The moon highlights the beach as swarming masses of horseshoe crabs crawl ashore to lay eggs, as they've done for millions of years during spring and summer high tides. The horseshoe crab is one of the few species that remain nearly unchanged from their 400-million-year-old ancestors. While its nearest arthropod relatives are extinct, members of the Arachnida family thrive in the modern world.
The horseshoe crab is one of the living fossils of the earth, surviving three mass extinctions that wiped out nearly all marine and land animals. Four horseshoe crab species exist today: the North American species, Limulus polyphemus, and three species along the Asian shores of the Pacific Ocean, Tachypleus tridentatus, Tachypleus gigas and Carcinoscorpius rotundicauda. The North American horseshoe crab is a valuable resource, as its unusual blue blood is copper-based instead of iron-based like most animals. The horseshoe crab's blood is used to test the purity of drugs because it clots when exposed to toxins produced by any contaminating bacteria. Due to harvesting by humans for medical purposes, research, animal food and bait, the North American horseshoe crab is considered near-threatened by the International Union for Conservation of Nature and Natural Resources.
The horseshoe crab's closest relative are extinct -- not surprising when you consider that horseshoe crabs were crawling over the shallow sea bottom over 400 million years ago. Sea scorpions (Eurypterid spp.) ranged in size from nearly 4 inches long to 6 feet long. These predators were among those who perished in the mass extinction that led to the rise of the dinosaurs approximately 251 million years ago. While the sea scorpions lived in the shallow seas and may have crawled onto land, the horseshoe crab's nearest relatives during the prehistoric era were also sea dwellers, the trilobites (Trilobita spp.). The trilobites appeared approximately 520 million years ago and thrived for about 250 million years before dying out during the mass extinction, with the last few species disappearing approximately 245 million years ago.
The closest modern relatives of horseshoe crabs include scorpions, which are arachnids. Scorpions began migrating from the oceans to land approximately 420 million years ago, which may be one reason why scorpions survived the mass extinction that killed 96 percent of all marine life. These venomous carnivores are found on every continent except Antarctica. At least 1,700 species of scorpions exist in 17 families; 40 scorpion species are native to North America. The most venomous U.S. species is the bark scorpion (Centruroides exilicauda), found in southwestern New Mexico, Arizona, southeastern California and Mexico. The largest modern scorpion is the flat rock scorpion (Hadogenes troglodytes), native to southern Africa. Popular in the pet trade, the flat rock grows up to just over 8 inches long. While all scorpions are poisonous, only a few produce venom dangerous to humans -- although there is risk of severe allergic reaction, similar to bee sting allergy.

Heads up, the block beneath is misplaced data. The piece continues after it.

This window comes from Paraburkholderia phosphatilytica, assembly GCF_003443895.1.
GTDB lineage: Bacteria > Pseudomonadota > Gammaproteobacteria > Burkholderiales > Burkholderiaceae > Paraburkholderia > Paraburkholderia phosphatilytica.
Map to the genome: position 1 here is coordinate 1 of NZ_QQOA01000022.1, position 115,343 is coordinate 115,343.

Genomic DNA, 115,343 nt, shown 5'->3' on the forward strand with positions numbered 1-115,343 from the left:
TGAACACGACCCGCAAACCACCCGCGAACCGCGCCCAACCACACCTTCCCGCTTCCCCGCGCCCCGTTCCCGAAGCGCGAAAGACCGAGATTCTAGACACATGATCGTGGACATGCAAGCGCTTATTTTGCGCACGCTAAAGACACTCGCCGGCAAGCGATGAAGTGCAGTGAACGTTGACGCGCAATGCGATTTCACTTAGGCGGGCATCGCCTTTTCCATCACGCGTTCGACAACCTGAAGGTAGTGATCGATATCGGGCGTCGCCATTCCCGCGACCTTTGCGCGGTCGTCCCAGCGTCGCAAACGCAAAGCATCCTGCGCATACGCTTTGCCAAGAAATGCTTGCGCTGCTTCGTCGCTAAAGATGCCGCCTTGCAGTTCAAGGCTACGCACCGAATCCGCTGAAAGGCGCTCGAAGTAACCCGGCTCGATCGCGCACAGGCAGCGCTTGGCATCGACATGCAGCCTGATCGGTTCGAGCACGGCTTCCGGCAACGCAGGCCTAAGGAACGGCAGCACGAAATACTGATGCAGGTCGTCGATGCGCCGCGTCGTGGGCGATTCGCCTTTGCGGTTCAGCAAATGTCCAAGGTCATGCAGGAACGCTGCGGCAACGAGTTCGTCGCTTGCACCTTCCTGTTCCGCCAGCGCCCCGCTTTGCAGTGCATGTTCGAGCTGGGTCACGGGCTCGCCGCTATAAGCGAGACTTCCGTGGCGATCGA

Spiders are the largest group of arachnids in the world. More than 50,000 spider species thrive around the world, ranging in size from the 12-inch-long goliath birdeater tarantula (Theraphosa blondi) of South America down to the miniscule Colombian Patu digua at less than 1/64 inch. Spiders may live in webs or along the ground or in trees, but all are predators, catching and eating pests. Only a few species are dangerous to humans, including the recluse spiders (Loxosceles spp.), the widows (Latrodectus spp.) and the hobos (Tegenaria spp.). Like the horseshoe crabs and scorpions, spiders evolved around 400 million years ago.
Mites and Ticks
Among other relatives of the horseshoe crabs are mites and ticks. More than 48,000 species of mites and ticks exist, including the American dog tick (Dermacentor variabilis) and the Rocky Mountain wood tick (Dermacentor andersoni). Ticks are blood-sucking parasites that latch onto passing animals. Mites are similarly parasitic, surviving on blood or plant juices. Many mites that infest humans are microscopic, such as the hair follicle mite (Demodex folliculorum) and scabies mite (Sarcoptes scabiei). Plant-sucking mites include the twospotted spider mite (Tetranychus urticae) and the clover mite (Bryobia praetiosa). Like the horseshoe crab's, the fossil histories of mites and ticks go back approximately 400 million years.
- Arkive: Horseshoe Crab (Limulus Polyphemus)
- University of Delaware College of Marine and Earth Studies: Living Fossils
- Natural History Museum: Horseshoe Crabs Are One of Nature’s Great Survivors
- BBC Nature: Sea Scorpions
- University of California Museum of Paleontology: Eurypterida "Sea Scorpions"
- BBC Nature: Trilobites
- Trilobites: A Guide to the Orders of Trilobites
- San Diego Zoo: Insects - Scorpion
- University of California Statewide Integrated Pest Management Program: Scorpions
- Animal Diversity Web: Arachnida
- Encyclopedia of Life: Theraphosa Blondi
- Encyclopedia of Life: Symphytognathidae
- Iowa State University Entomology: BugGuide - Setting the Record Straight on the Class Arachnida
- Australian Museum: Spider Origins
- Animal Diversity Web: Dermacentor Variabilis
- Animal Diversity Web: Dermacentor Andersoni
- Animal Diversity Web: Demodex Folliculorum
- Animal Diversity Web: Sarcoptes Scabiei
- Colorado State University Extension: Spider Mites
- University of Florida IFAS Extension: Clover Mite Bryobia Praetiosa Koch
With degrees in fine and commercial art and Spanish, Ruth de Jauregui is an old-school graphic artist, book designer and published author. De Jauregui authored 50 Fabulous Tomatoes for Your Garden, available as an ebook. She enthusiastically pursues creative and community interests, including gardening, home improvement and social issues.